• To judge the distance, focus on how hard you strike the ball, not on how long your swing is

Pro's Tip of the Month - March 2018

Using modern technology & An offer of free help

Golfers who improve quickly practice effectively (not necessarily for long hours). The key points to practicing effectively are:-

Get a clear understanding of what (and why) you are trying to change or improve
Find a way to monitor the changes (IDEALLY VIDEO)
Practice little & often with lots of practice swings and a real purpose (as oppose to long sessions and very few practice swings)

There are two Apps i would recommend you use to video your swings (via Ipad or similar) - they are 'V1 golf' & ‘Hudl’. If any member would like to send their swings to me via email using one of those Apps i will happily take a look and email you back a brief, free piece of advice.

Pro's Tip of the Month

February 2018 - Bunker Shots

Bunker shots are more difficult in the winter months but with a good technique, you can be a lot more consistent. Here are the main points to aim for:-
  • Aim at the sand 2-3 inches behind the ball (and look there, not at the ball)
  • Position the ball opposite your left heel (a common mistake is to position the ball opposite the middle of the stance)
  • Take a big swing, hit with plenty of power and hit slightly down into the sand and through
  • There should be a burst of pace as you hit the sand 
  • A great thought is to hit with enough power that you are making the sand reach a long distance
In essence, plenty of power and plenty of sand will give you consistency as opposed to a short, tentative swing with little sand which will be unreliable.

Pro's Tip of the Month

Jan 18 - 'Topping' in the winter

An extremely common problem in the winter months is thinning or topping fairway shots. It often comes about from a misunderstanding of the correct strike combined with a fear of hitting the ground when it is wet and muddy. Firstly, it is essential that you hit the ground or take a divot, directly under or slightly after the ball (so that the first thing the club strikes is the ball). The depth and size of divot depends on the club (shorter clubs = deeper and larger divots).However the most common thing i hear people say when they hit the shot 'fat' (hit the ground before the ball) is that they 'Hit too much ground'. This is usually incorrect but because that's what they believe, they then avoid hitting the ground on the next shot, making a topped shot a real possibility. So practice 'clipping' the ground directly under or just after the ball versus avoiding it all together. Not easy, but it's the only way to be consistent. Hope that helps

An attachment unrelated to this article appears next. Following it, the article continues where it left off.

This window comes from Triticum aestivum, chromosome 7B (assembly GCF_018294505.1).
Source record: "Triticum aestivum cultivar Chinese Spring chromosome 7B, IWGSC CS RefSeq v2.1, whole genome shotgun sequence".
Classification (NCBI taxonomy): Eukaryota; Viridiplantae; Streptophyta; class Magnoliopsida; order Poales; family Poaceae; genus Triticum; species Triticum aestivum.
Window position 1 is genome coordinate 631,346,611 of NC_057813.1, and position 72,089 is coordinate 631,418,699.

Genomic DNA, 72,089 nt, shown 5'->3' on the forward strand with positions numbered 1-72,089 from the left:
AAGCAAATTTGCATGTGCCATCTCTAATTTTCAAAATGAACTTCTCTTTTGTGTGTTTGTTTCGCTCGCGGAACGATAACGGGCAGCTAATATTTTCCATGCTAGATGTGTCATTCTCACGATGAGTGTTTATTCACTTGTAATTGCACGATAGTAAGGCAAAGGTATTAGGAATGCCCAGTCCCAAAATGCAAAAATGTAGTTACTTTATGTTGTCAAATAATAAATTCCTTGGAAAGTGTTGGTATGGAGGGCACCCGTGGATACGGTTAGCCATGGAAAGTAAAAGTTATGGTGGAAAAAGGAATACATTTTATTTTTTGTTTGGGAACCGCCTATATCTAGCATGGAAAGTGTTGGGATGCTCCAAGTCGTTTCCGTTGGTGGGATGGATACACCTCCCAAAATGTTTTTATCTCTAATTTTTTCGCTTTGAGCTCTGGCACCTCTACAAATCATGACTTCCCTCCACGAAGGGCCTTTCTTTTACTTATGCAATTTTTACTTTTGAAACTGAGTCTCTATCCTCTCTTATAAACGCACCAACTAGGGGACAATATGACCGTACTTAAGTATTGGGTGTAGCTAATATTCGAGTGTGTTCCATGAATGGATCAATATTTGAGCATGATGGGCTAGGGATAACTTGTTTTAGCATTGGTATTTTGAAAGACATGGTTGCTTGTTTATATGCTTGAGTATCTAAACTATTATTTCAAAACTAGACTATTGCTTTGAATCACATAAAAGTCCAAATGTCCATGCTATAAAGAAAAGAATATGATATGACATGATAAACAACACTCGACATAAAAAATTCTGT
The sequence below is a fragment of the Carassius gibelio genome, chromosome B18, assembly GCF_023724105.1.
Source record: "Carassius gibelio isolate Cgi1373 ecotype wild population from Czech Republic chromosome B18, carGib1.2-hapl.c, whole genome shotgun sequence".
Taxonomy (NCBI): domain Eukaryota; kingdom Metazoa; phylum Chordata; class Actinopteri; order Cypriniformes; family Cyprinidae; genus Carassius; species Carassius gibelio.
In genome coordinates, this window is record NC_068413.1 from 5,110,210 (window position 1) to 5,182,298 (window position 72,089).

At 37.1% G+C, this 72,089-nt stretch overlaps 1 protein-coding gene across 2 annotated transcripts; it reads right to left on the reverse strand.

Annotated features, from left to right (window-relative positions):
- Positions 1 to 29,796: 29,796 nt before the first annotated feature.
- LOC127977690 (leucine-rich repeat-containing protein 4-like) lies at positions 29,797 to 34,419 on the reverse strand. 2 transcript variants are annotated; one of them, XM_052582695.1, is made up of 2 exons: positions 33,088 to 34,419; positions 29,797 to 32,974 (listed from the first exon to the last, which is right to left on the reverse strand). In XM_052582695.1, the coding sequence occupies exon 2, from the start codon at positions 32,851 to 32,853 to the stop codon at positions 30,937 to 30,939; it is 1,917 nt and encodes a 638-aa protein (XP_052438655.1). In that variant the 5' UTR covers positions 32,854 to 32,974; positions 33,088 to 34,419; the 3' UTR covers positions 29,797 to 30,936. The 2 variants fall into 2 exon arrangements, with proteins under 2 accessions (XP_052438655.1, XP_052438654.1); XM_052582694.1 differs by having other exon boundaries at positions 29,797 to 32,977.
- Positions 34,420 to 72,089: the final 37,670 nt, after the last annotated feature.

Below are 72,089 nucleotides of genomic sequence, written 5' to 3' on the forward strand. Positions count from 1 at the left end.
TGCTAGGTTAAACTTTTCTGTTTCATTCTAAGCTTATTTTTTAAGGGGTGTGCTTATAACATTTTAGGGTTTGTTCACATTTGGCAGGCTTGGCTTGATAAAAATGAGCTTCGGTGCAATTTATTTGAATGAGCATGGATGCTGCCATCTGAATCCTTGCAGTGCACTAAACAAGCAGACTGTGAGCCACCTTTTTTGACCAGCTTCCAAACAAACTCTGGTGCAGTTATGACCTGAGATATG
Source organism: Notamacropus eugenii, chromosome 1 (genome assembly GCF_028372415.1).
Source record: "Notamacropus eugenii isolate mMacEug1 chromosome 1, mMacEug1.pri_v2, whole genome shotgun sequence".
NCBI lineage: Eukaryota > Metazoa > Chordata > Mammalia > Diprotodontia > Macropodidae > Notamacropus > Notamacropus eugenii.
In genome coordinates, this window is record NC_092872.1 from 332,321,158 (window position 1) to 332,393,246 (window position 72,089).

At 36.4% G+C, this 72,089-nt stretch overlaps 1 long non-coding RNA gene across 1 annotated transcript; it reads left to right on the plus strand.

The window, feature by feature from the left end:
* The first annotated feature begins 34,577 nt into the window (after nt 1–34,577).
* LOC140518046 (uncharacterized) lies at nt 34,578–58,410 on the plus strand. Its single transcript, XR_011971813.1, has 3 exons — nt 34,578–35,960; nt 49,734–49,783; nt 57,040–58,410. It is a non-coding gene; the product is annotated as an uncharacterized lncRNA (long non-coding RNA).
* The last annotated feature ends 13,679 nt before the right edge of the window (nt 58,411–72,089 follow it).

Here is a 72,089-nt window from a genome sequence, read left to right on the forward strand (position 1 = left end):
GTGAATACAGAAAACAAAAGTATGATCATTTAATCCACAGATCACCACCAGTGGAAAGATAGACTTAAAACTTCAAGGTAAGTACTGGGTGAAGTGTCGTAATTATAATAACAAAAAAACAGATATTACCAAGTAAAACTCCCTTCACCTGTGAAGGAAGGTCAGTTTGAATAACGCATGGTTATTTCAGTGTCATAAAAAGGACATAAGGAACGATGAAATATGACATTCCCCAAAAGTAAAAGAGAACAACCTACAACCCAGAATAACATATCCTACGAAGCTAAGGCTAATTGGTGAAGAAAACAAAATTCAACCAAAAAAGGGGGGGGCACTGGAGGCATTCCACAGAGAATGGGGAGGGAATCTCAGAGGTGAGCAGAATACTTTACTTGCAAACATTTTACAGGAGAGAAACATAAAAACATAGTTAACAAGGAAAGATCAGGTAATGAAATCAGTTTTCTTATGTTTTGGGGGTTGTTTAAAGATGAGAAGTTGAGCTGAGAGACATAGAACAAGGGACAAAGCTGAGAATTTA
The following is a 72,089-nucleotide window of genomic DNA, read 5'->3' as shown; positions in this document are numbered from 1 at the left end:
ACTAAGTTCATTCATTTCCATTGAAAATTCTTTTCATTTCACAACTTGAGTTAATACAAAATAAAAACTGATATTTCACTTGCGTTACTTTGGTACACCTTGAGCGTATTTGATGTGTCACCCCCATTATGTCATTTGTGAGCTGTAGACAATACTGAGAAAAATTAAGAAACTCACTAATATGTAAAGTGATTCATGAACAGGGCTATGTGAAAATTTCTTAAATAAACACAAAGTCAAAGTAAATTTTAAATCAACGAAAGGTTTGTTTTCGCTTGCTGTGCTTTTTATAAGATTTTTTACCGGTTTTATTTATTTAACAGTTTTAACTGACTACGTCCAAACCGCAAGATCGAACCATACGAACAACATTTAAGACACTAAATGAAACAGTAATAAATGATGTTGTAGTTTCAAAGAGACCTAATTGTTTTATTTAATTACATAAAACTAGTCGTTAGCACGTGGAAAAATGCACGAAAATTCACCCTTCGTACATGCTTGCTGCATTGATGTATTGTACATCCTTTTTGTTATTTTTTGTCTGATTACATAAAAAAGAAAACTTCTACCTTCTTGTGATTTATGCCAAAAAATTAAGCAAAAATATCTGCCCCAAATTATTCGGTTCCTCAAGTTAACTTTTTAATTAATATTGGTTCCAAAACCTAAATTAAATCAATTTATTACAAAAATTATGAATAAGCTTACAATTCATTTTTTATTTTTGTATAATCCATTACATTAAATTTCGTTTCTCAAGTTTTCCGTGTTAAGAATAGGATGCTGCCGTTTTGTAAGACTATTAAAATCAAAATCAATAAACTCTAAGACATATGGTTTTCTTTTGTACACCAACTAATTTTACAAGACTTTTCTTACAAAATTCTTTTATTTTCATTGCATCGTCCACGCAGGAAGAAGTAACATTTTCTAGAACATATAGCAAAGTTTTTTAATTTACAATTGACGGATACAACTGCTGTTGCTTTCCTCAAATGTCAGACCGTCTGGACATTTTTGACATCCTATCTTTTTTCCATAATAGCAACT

Jon Grant (Senior Teaching Professional)

Pro's Tip of the Month

December '17

We get tips & advice for our golf from everywhere (Friends, YouTube, Magazines etc). Unfortunately most of them are either unhelpful or even harmful to our golf. Here is some advice to decipher what’s helpful & what’s not….When you think of all the best players in the world that you see on TV, do they all do ‘that’?Do you understand why you should take the advice? if you don’t, it probably won’t work or last.Lastly, if you decide to try the tip, make sure you find a way to monitor how you are doing (ideally a video of your swing)

For example, the worst tip i’ve ever encountered is ‘Keep your head down’ so lets test the above process.

When i watch TV what do i see? - None of them ‘Keep their head down' therefore it’s shocking advice. Don’t go any further.

An example of a good tip is ‘Aim for a full, balanced follow through’

When i watch TV what do i see - They all make a full, balanced follow through’

It makes sense because it will help make consistent contact.

A video of your swing periodically will tell you whether you are making a good follow through or not.

Hope those thought help.


Jon Grant (Senior Teaching Professional)

Pro's Tip of the Month

Nov 17

Reluctantly, we are all trying to Adjust to winter conditions. Here are a few thoughts that may help:-

  • Don’t do as most golfers do which is be in denial about the fact that the ball flies so much shorter in the winter and hardly runs at all. A client of mine who is a scientist did an experiment recently and a ball at zero degrees ‘C' flew through the air 220 yards and a ball at 20 degrees ‘C’ flew 264 yards.

  • When you see tyre tracks around the green on a winters morning, realise that it has just been cut, removing most of the moisture and meaning the grass is a lot shorter. It makes a big difference!

  • Putting from near the green is often a great option but if there is a heavy dew or if the fringe grass is longer than usual you need to chip.

Hope those thought help.

Jon Grant (Senior Teaching Professional)